Friday, December 4, 2009

So what line of work are you in then?

Do you have the same problem as I have when people ask what you work with? Explaining distance learning can be hard enough since a lot of people have no idea it exists but how do you start explaining social media and how they can be relevant for education? It can be quite a shock to the system to meet people who have no idea of what you're talking about. How do you get the message across clearly, briefly and without frightening them away?

I had such an experience today and I fear that in my enthusiasm to enlight I just succeeded in confusing. Most people still see the classroom as the model for all education and the net as, at best, a source of entertainment. The connection between the two is unclear. Many such people are teachers, working hard and teaching well in most cases. But the potential of the net for accessing knowledge and connecting with others hasn't become apparent to them. How to start explaining?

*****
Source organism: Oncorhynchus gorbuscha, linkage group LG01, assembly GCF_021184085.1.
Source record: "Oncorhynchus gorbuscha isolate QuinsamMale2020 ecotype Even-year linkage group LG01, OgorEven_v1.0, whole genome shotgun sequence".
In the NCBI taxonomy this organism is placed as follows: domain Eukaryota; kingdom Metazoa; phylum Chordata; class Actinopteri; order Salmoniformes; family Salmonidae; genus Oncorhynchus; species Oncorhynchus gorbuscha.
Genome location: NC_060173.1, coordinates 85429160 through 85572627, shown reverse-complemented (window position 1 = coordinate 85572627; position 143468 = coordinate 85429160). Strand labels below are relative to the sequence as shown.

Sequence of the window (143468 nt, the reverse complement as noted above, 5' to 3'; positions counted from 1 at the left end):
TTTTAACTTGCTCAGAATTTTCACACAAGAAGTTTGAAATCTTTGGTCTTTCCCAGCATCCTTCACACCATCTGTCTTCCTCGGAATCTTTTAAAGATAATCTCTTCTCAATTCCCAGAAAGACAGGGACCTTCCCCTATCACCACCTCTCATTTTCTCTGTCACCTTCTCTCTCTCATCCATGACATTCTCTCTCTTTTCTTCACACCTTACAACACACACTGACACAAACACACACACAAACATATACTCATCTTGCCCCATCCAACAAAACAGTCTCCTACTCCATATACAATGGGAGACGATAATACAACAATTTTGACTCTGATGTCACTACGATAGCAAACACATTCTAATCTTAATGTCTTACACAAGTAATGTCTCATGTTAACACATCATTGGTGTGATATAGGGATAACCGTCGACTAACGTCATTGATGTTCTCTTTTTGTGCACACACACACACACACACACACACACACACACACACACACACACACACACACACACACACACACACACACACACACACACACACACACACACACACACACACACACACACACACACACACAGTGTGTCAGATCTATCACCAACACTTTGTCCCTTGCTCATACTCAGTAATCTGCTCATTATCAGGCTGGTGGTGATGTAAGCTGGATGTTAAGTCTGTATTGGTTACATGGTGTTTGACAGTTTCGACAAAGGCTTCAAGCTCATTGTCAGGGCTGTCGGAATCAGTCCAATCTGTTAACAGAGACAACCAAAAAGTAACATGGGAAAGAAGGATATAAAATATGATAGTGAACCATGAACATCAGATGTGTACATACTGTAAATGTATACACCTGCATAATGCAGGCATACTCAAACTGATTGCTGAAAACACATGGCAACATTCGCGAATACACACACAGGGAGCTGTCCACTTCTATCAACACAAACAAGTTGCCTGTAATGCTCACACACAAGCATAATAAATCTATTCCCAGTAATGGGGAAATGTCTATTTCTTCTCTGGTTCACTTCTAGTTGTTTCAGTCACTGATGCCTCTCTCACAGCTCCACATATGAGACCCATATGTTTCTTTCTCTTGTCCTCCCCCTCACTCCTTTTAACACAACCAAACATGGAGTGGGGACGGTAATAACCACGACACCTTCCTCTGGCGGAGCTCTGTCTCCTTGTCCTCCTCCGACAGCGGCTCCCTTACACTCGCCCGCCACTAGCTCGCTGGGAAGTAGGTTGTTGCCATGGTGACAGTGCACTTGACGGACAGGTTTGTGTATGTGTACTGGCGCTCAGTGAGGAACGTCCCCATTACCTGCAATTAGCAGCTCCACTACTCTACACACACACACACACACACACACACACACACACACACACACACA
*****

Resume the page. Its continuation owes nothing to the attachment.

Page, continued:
Then I saw an excellent blog post by Shelly Terrell called Most teachers don't live there which provides a convincing and positive set of arguments for teachers who are doubtful of the value of the net in education. If we are educators shouldn't we participate in discussions with our colleagues around the world? Shouldn't we compare our own work with others and learn from each other? Shouldn't we help students use the net responsibly? To do this we need to be out there reading and writing blogs, participating in forums and sharing our knowledge.

"Technology is not the enemy and ignorance is not bliss. If we don’t show students how to use social media and technology, then we cannot complain when they use this in unhealthy ways."


  1. Alastair,

    Thank you for sharing this with your readers.

    I can relate with your experience in explaining distance learning. I do believe face-to-face is still important but many countries do not have access to this kind of learning or means of professional development. In many poor countries, most of the teachers would never be able to get training from a professional unless they spent thousands to fly to a conference. Now, many conferences have live streaming and many professionals give free webinars where teachers can ask the professional a question. On Twitter, I get to speak and debate with the authors I researched in my Master's classes! Distance learning is incredible and aren't we fortunate to be part of the adventure!

  2. Exactly. I'll follow your blog with interest.